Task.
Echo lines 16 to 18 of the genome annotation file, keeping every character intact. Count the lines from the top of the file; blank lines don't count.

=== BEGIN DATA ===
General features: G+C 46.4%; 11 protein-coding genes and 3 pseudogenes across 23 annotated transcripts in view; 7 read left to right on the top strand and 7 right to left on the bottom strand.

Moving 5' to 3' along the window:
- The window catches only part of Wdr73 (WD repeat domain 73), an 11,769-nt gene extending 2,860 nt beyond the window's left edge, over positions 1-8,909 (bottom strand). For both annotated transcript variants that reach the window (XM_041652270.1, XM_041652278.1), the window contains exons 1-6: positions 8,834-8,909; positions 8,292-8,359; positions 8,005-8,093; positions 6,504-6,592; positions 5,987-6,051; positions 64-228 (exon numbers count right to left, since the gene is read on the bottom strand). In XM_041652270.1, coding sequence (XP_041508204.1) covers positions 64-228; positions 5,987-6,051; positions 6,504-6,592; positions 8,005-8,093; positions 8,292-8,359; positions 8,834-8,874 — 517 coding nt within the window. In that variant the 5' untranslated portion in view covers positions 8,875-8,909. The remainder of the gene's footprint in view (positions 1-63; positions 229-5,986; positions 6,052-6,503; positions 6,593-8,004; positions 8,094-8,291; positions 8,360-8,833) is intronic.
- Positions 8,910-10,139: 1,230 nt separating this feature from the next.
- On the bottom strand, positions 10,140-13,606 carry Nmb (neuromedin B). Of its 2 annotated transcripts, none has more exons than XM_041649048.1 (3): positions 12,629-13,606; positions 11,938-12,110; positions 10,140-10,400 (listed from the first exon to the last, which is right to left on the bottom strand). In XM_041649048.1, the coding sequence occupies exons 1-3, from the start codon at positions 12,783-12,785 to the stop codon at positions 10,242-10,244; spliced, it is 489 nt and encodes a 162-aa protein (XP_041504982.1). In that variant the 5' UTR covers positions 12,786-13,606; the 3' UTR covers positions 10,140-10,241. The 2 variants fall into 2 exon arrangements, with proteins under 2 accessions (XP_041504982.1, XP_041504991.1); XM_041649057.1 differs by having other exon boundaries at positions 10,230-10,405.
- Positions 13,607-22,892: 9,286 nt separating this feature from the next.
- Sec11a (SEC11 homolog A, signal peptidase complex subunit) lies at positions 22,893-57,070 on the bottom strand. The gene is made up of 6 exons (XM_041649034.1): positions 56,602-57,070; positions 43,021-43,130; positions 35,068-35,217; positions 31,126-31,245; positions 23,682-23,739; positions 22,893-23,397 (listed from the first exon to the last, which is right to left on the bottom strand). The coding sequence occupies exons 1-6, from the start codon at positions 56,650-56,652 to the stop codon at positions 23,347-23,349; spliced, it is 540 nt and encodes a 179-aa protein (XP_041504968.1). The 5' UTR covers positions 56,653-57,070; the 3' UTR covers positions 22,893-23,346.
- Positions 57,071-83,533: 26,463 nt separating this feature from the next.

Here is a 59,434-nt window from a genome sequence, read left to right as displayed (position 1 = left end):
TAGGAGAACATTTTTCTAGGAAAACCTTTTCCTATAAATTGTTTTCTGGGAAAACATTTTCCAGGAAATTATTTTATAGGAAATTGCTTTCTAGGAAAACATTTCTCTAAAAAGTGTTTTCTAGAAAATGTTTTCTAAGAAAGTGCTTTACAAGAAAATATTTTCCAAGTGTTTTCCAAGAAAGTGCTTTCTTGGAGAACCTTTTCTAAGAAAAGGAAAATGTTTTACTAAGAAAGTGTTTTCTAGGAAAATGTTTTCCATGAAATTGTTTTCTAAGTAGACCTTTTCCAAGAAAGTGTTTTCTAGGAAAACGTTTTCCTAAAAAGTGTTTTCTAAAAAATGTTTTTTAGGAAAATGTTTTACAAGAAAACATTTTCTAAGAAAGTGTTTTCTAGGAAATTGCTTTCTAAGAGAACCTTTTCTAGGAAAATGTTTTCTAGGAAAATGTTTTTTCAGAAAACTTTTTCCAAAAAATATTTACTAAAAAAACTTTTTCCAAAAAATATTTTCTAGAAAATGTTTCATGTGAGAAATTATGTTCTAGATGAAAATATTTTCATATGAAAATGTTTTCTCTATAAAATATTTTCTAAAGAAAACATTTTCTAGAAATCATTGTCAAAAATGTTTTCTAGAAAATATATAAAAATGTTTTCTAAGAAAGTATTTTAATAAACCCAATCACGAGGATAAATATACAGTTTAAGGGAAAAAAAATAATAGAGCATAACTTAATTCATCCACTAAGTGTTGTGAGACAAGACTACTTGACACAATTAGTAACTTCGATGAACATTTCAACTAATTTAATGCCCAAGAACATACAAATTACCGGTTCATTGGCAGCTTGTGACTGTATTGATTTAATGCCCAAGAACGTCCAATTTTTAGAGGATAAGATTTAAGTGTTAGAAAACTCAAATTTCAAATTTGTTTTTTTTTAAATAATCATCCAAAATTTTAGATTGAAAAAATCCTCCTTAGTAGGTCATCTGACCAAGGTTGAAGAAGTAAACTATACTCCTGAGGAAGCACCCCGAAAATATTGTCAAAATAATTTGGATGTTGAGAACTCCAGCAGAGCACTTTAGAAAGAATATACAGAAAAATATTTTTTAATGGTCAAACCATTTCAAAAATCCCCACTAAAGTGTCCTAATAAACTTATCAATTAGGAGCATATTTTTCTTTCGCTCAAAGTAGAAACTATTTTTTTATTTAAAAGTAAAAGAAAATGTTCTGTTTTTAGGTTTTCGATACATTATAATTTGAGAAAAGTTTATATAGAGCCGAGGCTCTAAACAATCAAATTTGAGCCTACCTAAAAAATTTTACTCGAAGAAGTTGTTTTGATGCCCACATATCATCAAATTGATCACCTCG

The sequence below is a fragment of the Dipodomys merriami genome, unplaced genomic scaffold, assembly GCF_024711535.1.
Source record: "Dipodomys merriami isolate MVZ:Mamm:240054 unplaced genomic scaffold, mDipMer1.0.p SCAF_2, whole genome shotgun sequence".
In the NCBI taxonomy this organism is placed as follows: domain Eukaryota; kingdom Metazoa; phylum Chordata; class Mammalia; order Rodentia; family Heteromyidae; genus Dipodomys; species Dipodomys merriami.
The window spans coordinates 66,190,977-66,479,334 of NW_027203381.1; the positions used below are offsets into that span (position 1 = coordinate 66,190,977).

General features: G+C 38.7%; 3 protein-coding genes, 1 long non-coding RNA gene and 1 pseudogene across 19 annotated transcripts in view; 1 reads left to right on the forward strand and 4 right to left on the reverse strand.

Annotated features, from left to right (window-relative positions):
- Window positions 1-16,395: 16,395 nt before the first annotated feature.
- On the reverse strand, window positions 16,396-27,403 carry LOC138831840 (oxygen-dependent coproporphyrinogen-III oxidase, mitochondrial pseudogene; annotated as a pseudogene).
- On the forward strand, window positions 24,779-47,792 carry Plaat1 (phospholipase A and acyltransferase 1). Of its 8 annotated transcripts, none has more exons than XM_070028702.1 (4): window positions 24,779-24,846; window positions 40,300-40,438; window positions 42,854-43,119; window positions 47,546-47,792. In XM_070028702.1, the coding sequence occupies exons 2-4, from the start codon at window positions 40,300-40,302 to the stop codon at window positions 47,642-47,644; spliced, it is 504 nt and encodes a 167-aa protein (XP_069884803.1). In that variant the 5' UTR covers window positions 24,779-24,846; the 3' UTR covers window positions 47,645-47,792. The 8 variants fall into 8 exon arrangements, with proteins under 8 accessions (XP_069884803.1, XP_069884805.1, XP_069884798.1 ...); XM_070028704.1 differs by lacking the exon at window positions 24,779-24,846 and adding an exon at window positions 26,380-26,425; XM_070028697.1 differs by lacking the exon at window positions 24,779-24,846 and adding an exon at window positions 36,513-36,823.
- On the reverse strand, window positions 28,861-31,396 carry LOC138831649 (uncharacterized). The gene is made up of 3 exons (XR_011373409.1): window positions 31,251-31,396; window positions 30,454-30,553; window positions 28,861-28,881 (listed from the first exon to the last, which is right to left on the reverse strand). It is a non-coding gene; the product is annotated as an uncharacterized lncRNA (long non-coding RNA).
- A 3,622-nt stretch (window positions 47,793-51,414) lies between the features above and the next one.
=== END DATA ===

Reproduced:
Annotated features, from left to right (window-relative positions):
- Window positions 1-16,395: 16,395 nt before the first annotated feature.
- On the reverse strand, window positions 16,396-27,403 carry LOC138831840 (oxygen-dependent coproporphyrinogen-III oxidase, mitochondrial pseudogene; annotated as a pseudogene).